Gear I Hold Dear: My E-bike

Riding an e-bike opens up the ability to travel farther, faster and with more cargo. Plus, it's joyful.

I fell in love with my e-bike while scrolling through my Twitter feed last summer. Someone shared a photo of the Tern electric bike and I knew I had to have one.

With an electric assist and the ability to carry up to 440 pounds of cargo, I started thinking about all the things I could do with the bike: make larger grocery trips, take longer trips without being exhausted or super sweaty, give a friend a lift, haul heavy things I’d normally use rideshare for, travel faster with ease and so much more.      

Woman in front of her blue e-bike
The author with her Tern GSD S10, which she nicknamed Blue Boo II. The e-bike is her primary form of transportation.

Most Americans view bikes as recreational toys, I see them as a sustainable form of transportation. Before buying my e-bike, I primarily got around Chicago by a regular bike and public transportation. My Tern GSD S10 is now my primary form of transportation. With my e-bike, I knew I could help expand my own and other people’s minds about what’s possible with a bike. I also wanted to show others that biking can be joyful.

With this e-bike, I’ve been able to do things I previously wouldn’t have. If it wasn’t for the electric assist, I wouldn’t have had the confidence or motivation to make the weekly 20-mile round trip for a movement class last summer. I wouldn’t have had the confidence to make my first century ride from Chicago to suburban Grayslake and back last fall. Another time, I biked 15 miles with a large dresser strapped to the back of my bike. I was determined not to use a vehicle for this large load. I wanted to prove that bikes are more than capable of moving large goods. In the first month, I logged 500 miles on Blue Boo II, my nickname for my baby blue Tern. (I will be hitting the 3-year mark this July 2023, and will likely reach 13,000 miles.)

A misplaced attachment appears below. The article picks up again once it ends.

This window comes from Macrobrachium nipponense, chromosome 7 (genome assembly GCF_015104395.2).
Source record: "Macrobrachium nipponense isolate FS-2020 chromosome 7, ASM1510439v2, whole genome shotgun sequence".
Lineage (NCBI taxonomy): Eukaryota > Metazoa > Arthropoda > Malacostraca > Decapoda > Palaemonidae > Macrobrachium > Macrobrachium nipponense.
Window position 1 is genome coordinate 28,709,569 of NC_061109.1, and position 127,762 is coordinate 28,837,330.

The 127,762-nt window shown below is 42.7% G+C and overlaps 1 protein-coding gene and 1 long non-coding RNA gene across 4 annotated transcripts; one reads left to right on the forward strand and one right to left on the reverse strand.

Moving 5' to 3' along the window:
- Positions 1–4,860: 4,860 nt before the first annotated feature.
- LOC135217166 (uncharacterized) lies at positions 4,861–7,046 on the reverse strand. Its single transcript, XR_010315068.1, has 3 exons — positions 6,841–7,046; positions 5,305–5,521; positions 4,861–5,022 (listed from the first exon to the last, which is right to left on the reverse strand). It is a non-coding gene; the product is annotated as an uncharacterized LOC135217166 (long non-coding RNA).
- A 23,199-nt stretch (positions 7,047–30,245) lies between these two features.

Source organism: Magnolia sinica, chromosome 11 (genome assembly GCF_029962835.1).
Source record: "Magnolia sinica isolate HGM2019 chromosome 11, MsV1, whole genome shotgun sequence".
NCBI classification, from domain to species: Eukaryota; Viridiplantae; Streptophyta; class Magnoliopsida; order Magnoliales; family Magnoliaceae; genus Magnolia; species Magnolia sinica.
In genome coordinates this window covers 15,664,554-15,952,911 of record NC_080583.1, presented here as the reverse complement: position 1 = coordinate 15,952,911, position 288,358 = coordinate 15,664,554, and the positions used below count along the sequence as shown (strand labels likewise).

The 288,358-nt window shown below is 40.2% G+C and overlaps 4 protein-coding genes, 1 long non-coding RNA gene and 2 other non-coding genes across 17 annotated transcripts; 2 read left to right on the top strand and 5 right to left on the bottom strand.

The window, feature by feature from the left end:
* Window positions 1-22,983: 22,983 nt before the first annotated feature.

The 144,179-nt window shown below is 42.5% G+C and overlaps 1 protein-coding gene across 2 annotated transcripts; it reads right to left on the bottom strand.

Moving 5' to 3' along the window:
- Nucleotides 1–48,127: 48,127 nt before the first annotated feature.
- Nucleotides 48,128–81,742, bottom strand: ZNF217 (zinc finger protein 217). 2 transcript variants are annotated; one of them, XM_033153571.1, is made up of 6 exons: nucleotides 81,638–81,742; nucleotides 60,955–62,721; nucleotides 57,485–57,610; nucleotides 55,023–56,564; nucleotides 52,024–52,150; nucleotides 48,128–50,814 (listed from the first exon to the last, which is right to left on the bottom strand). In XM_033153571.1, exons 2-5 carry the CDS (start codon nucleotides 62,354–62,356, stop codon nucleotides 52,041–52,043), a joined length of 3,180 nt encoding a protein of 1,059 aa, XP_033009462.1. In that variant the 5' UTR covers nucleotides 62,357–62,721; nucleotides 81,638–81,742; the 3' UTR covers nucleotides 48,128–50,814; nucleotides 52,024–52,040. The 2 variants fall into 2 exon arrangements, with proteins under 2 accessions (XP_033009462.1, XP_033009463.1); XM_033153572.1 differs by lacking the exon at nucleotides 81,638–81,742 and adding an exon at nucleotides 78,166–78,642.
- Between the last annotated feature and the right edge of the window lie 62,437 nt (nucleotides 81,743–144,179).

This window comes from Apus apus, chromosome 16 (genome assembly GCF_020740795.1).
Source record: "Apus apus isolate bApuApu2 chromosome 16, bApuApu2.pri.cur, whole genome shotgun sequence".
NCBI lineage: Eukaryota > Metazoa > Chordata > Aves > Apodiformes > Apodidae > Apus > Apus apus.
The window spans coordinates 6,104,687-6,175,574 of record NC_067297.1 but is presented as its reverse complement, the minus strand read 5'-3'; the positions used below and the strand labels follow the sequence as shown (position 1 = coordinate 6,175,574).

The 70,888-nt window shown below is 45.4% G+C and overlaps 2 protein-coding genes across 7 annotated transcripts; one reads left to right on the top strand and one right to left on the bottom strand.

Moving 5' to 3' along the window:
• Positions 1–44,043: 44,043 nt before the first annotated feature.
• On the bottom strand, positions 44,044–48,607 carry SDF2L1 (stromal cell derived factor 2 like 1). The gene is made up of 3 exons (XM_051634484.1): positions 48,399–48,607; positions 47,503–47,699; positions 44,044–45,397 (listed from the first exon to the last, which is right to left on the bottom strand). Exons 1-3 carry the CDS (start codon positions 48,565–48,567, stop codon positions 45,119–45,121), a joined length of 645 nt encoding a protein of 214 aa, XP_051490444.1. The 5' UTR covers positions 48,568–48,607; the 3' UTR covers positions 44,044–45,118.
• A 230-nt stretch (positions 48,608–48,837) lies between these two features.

Photo of groceries in a milk crate on back of bike.
E-bike loaded with groceries in milk crate and panniers.

Like others who bought bikes during the pandemic, I’ve found that riding my bike around Chicago has been so beneficial for my mental health. I’m able to get movement into my day and travel around town in a way that matches my values. I’m able to take my time and enjoy views of Lake Michigan, beautiful homes in a nearby affluent suburb, a plant or a cat in a window, the flowers and trees, the smell of someone’s dinner and so much more. During the early months of the pandemic, I enjoyed waving at the scores of new cyclists who hit the streets. Even if we couldn’t stop and talk, I was grateful for some sort of social interaction. I’m looking forward to creating more connections through biking.

Photo showing a portable music speaker and a water bottle held in the water bottle holders of a bike.
More tunes, more fun. Water bottle holder purposed to hold portable music speaker.

Since getting my Tern, I’ve added accessories to make it even more fun and useful. I bought a pair of panniers to coordinate with it. In case you’re unfamiliar (I know I was for a while), panniers are like saddle bags for your bike. They go on the rear rack. I was so excited by the prospect of filling up my panniers with groceries, boxes, whatever. I also bought a new speaker and a second water bottle holder to secure that speaker—new bike, new tunes, right? Some people may find my blasting of music to be obnoxious, but I see it as a crucial part of having fun on my bike. I like to embody joyfulness and “cool” when I’m on my e-bike, and what better way to do that than play music that makes me want to dance and sing?

Author’s addendum May 2023: I’ll be honest, the three years of riding my e-bike as my main form of transportation have been a mixed bag of joy and fear. Even with the e-assist that allows me to travel faster along residential streets (my preferred way of getting around to avoid busier main streets), drivers still aggressively pass me or honk at me telling me to get off the road. There are growing numbers of people buying e-bikes to commute, get exercise and have fun, and many more who would like to do so, but our infrastructure hasn’t caught up. So, I’ve channeled my frustration into advocacy efforts for safe cycling infrastructure in Chicago because it shouldn’t take bravery to go on a bike ride. You can help too by supporting projects in your community that protect people on bikes and create safe, fun places for people on foot or bikes to get outside.

All photos courtesy of Courtney Cobbs

For more odes about our favorite stuff, check our Gear I Hold Dear series.